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Scientific Methods

Radiocarbon dating


Radiocarbon (14C) dating introduced by Arnold and Libby (1949) was one of the most significant leaps in the history of archaeology, history and the history of art. This technique allows scientists to estimate the absolute date of death of any organism. Using the isotopic ratios of the radioactive carbon-14 and stable carbon-12 in the organism’s tissues and comparing it to the ratio in Earth’s atmosphere permits to calculate how long it was since the organism stopped exchanging carbon with its surrounding. Further developments in the field included the introduction of the calibration process in order to account for the fluctuations of the 14C/12C ratio in the atmosphere through time, and the use of mass spectrometry (MS) to arrive at more precise measurements using smaller samples (Bayliss 2009). The most recent important addition to the 14C dating methodology is the use of Bayesian modelling (Bronk Ramsey 2009) - a series of statistical tools which help to incorporate additional information (e.g. archaeological, historical, textual) into the absolute chronology, effectively reducing the errors of the radiocarbon dates.

Radiocarbon dating of Mesopotamian materials

For more than a century now, chronologies of the Mesopotamian civilisations were devised using primarily historical (written accounts) and archaeological methods (development of material culture). Although the need for the inclusion of scientific methods into the construction of absolute chronologies was recognised decades ago (Mellaart 1979; Bruins & Mook 1989), relatively few improvements in this direction have been made. Radiocarbon dating of Mesopotamian material is problematic for a number of reasons:

  • The availability of radiocarbon dating samples has been a long-standing issue in the study of Mesopotamian chronology. Most of the available material came from excavations conducted during the late 19th and early 20th century. Due to social and political instabilities in the region, few new excavations were conducted.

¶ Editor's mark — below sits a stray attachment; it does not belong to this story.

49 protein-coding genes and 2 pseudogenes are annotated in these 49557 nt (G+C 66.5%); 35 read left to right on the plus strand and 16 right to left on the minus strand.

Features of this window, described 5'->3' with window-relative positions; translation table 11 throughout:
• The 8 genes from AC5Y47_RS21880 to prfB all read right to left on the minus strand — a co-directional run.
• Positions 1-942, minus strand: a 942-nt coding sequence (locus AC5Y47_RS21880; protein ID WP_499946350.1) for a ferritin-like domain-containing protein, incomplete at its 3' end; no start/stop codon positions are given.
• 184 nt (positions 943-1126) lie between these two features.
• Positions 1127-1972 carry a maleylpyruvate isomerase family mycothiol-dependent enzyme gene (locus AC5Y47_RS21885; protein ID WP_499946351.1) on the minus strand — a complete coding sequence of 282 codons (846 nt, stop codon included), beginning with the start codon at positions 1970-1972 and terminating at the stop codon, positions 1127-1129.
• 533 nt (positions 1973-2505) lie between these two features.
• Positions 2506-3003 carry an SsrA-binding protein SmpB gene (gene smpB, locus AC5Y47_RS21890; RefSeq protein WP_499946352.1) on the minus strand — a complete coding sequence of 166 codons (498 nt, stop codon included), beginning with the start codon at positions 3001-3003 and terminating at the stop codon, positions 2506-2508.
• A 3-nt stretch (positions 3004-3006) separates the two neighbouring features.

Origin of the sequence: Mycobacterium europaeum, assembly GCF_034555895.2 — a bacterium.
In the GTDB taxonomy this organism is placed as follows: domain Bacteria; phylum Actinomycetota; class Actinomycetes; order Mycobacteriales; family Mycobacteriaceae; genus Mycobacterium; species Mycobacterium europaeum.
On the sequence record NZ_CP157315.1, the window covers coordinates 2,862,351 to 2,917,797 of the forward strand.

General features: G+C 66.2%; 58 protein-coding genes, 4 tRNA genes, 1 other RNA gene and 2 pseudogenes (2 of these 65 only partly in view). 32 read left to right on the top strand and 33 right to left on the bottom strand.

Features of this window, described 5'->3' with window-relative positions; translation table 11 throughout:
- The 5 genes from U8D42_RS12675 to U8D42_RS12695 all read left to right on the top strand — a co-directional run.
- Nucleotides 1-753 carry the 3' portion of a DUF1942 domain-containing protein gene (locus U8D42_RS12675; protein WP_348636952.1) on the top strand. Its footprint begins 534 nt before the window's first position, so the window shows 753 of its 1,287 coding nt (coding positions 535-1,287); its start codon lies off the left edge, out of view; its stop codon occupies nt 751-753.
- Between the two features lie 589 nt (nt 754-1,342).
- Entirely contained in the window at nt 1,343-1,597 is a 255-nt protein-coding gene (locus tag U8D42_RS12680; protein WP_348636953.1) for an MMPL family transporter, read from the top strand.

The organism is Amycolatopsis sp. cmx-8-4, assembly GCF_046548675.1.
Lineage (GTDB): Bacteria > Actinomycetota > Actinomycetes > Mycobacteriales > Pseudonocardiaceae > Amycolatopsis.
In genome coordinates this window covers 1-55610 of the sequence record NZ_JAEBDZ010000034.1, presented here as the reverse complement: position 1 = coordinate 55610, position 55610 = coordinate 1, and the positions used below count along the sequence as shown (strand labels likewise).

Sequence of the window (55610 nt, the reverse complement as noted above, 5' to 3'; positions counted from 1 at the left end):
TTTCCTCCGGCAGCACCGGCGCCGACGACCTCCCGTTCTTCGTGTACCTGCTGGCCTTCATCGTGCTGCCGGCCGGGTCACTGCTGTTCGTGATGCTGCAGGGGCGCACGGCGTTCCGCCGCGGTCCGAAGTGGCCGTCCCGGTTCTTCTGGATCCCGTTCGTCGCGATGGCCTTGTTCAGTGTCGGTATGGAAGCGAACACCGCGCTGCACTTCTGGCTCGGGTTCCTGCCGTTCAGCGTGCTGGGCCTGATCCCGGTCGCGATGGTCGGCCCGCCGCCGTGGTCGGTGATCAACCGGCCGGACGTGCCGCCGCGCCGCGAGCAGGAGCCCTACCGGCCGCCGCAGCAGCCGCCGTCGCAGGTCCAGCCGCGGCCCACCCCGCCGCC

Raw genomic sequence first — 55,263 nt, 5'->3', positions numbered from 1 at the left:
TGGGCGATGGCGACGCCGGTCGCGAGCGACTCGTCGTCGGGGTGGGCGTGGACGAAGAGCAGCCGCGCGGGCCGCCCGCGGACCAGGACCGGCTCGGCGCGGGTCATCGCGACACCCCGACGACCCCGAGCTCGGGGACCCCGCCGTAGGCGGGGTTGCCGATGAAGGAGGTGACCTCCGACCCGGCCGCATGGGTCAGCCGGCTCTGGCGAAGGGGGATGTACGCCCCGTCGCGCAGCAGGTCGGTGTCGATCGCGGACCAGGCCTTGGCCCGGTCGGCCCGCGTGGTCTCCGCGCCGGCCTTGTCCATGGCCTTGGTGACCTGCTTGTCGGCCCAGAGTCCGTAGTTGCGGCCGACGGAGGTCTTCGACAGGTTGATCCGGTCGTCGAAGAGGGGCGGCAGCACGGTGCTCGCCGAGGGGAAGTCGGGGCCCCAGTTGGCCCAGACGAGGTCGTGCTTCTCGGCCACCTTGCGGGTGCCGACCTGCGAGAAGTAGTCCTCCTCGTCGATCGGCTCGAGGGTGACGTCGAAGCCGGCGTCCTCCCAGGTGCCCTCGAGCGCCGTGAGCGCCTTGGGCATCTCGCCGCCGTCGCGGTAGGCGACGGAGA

• Radiocarbon measurements can only be seen as reliable sources of chronological informations if they were conducted on material from properly excavated and documented archaeological contexts. Information about these is often lacking, especially in the case of important Mesopotamian sites (Ur, Kish, Uruk, etc.).
  • The nature of the material has significant impact on the reliability of the radiocarbon date. Short-lived plants and textiles (twigs, textiles etc.) and bones are more likely to produce precise and accurate absolute dates than long-lived materials (e.g. shells, wood) or charcoal.
  • Plateaus in the calibration curve, i.e. periods of increased production of 14C in the Earth’s atmosphere, can cause the errors of the radiocarbon dates to increase drastically, obscuring the absolute chronology. One such period occurred during the Early Dynastic era, between ca. 2820-2580 BC (Reimer et al. 2012). This problem can only be alleviated with the production of new radiocarbon dates.

Radiocarbon Dates from Mesopotamian Sites




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  18. Reimer, P.J., E. Bard, A. Bayliss, J. W. Beck, P.G. Blackwell, Ch. Bronk Ramsey, C.E. Buck, H. Cheng, R.L. Edwards, M. Friedrich, P.M. Grootes, T.P. Guilderson, H. Haflidason, I. Hajdas, Ch. Hatté, T.J. Heaton, D.L. Hoffmann, A.G. Hogg, K.A. Hughen, K.F. Kaiser, B. Kromer, S.W. Manning, M. Niu, R.W. Reimer, D.A. Richards, E. Scott, J.R. Southon, R.A. Staff, Ch.S.M. Turney, J. van der Plicht 2012 IntCal13 and Marine13 Radiocarbon Age Calibration Curves 0–50,000 Years cal BP. Radiocarbon 55/4: 1869-1887
archeometry_14c_dendrochronology_thermoluminescence_etc.txt · Last modified: 2016/04/17 10:31 by dahl
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